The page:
By Wesley Wong

This is what will happen when Hello Kitty grows a mouth…

This site was originally the senior colloquium project by a student of UCLA's department of World Arts and Cultures. It is one of the most hilarious sites I have seen in a while. It is a mock Asian mail-order bride site, and is dedicated to attacking the stereotypes assigned to Asian women and the Western men who pursue Asian women in search of a "loyal, soft-spoken, dainty" wife. There is a list of 'brides for sale', replete with photographs, aimed at contradicting the "Lotus Blossom" image of Asian women through unflattering images of Asian women seated on toilets, showing off unshaven legs, and making funny faces. The humor on the site is sharp and unforgiving. There are countless images of Asian women attacking white men, and even a t-shirt for sale, depicting a western man handing two Asian women flowers with the quote "I find you Oriental people so fascinating". Finally, there is the language, which is harsh and full of expletives - "You want exotic, erotic subservience go f*ck yourself with an 'oriental' vase."

Although the author's message is a familiar one, the use of a parody to convey it is highly original, and in my opinion very effective. Race relations are typically addressed in more formal structures and somber tones. instead employs politically incorrect, and at times offensive, humor to make its point. This is particularly effective for our generation, which has already been bombarded with, and as a result desensitized to, the standard politically correct statements about race and stereotypes. Some visitors, however, seem to take issue with the parody, claiming that the author is insensitive to "the motives of either Western men or East Asian women who use online dating services."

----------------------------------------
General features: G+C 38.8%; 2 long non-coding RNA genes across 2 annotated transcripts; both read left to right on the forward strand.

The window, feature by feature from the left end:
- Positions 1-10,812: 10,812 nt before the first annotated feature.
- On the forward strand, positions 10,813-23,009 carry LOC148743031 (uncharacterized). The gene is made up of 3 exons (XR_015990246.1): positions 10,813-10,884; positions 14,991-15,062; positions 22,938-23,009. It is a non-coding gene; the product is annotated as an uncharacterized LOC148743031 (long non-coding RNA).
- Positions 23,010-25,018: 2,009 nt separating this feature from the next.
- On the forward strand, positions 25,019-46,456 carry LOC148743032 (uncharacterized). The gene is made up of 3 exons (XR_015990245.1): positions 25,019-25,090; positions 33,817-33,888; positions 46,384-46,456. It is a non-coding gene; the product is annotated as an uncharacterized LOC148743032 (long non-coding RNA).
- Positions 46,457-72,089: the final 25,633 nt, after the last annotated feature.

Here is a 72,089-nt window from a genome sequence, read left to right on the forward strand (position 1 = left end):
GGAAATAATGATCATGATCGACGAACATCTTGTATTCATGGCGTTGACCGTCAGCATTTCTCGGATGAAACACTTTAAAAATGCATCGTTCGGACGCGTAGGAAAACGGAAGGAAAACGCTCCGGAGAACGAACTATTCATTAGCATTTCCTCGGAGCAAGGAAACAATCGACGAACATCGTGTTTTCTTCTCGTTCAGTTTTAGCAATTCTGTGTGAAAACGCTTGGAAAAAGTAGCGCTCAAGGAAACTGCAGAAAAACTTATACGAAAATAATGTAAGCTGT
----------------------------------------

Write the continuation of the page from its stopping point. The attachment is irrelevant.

The issues dealt with in are very real. In particular, as someone who is half-Chinese and grew up in Hong Kong, I too am disturbed by the manner in which Asian culture has been "commodified". Everywhere I go, I see people wearing caps or sporting tattoos featuring Chinese characters they don't understand. Urban Outfitters sells Buddhist bead bracelets for $7.99 to suburban teens who think they look "cool". The primary focus of, however, is the stereotypes facing Asian women propagated by mass media and novels such as "Memoirs of a Geisha", and the difficulties Asian women experience as a result of these stereotypes, particularly through the advances of Western men in search of their own geisha. This is not an issue I have thought about much, but has most definitely raised my awareness of it. It is no wonder that this site has been such a success. With over 130,000 hits in its first couple months of existence, leading to the author being invited to speak at campuses across California, is raising awareness of this issue nationwide.